A patient's immune status clarifies whether and which problems are present in the immune functions. With a special procedure, the amount of certain white blood cells subgroups by percentage and absolute value can be measured in a blood test. This makes it possible to make exact statements about the body's cellular resistance; for example, whether the immune functions are overactive or suppressed. Based on these findings, targeted immunotherapy can then be developed for the patient.


Tubes in a lab

The tables of the body's defenses

The human defense system is a true miracle of nature. Composed of about a trillion cells, it has the ability to react, learn and communicate spontaneously. The various building blocks are highly interconnected and so finely tuned that even the smallest changes in an organism can be detected. The tools available to the immune system are extremely effective and versatile.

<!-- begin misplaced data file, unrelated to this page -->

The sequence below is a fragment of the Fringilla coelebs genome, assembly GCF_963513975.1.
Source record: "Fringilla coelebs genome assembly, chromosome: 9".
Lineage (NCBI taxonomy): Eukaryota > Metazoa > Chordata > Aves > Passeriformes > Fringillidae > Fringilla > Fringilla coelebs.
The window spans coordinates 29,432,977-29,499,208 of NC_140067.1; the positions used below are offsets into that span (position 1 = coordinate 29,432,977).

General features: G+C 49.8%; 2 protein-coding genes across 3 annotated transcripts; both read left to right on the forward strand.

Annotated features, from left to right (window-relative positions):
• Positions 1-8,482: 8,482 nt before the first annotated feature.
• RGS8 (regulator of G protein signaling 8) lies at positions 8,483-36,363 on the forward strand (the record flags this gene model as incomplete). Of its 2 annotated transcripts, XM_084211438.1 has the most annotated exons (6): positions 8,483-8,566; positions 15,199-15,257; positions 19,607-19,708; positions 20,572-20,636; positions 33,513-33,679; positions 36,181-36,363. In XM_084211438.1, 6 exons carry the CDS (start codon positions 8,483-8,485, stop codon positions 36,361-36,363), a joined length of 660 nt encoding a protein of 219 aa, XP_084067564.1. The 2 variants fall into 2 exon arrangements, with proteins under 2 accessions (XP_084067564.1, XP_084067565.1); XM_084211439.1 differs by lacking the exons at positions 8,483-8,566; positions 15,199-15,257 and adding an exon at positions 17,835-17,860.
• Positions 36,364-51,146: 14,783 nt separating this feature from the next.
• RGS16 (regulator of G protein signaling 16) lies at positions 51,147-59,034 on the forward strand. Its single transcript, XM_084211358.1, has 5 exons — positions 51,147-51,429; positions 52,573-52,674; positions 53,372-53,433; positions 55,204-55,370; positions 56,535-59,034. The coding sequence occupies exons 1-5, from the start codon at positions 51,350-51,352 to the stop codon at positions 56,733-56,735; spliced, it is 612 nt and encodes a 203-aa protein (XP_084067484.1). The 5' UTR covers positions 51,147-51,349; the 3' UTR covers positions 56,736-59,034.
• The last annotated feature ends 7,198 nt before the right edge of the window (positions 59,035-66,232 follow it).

The defense function is carried out by the white blood cells, the leukocytes. There are three main groups, the lymphocytes being the most important group. They determine what must done and represent the "intelligence" of the immune system, so to speak. The lymphocytes in turn divide into different T-cells and B-cells. A certain type of T-cells, the helper cells, are programmed to detect and destroy intruders such as viruses, bacteria and fungi, and also damaged cells. Another T-cell group, the suppressor cells, control the helper cells, which can also attack the body's own mechanisms in their overzealousness. In a healthy organism, the helper and suppressor cells have a precisely defined relationship to each other; i.e. 1.5 times as many helper cells as suppressor cells.

B cells, on the other hand, produce antibodies against a specific virus, bacterium, toxin or allergen and thus give a very specific immune response to a foreign body. A very important characteristic of B cells is their memory: Once antibodies have been formed against the measles virus, for example, they are released on alert of further occurrences. The B cells ensures immunity to some diseases for the rest of our lives.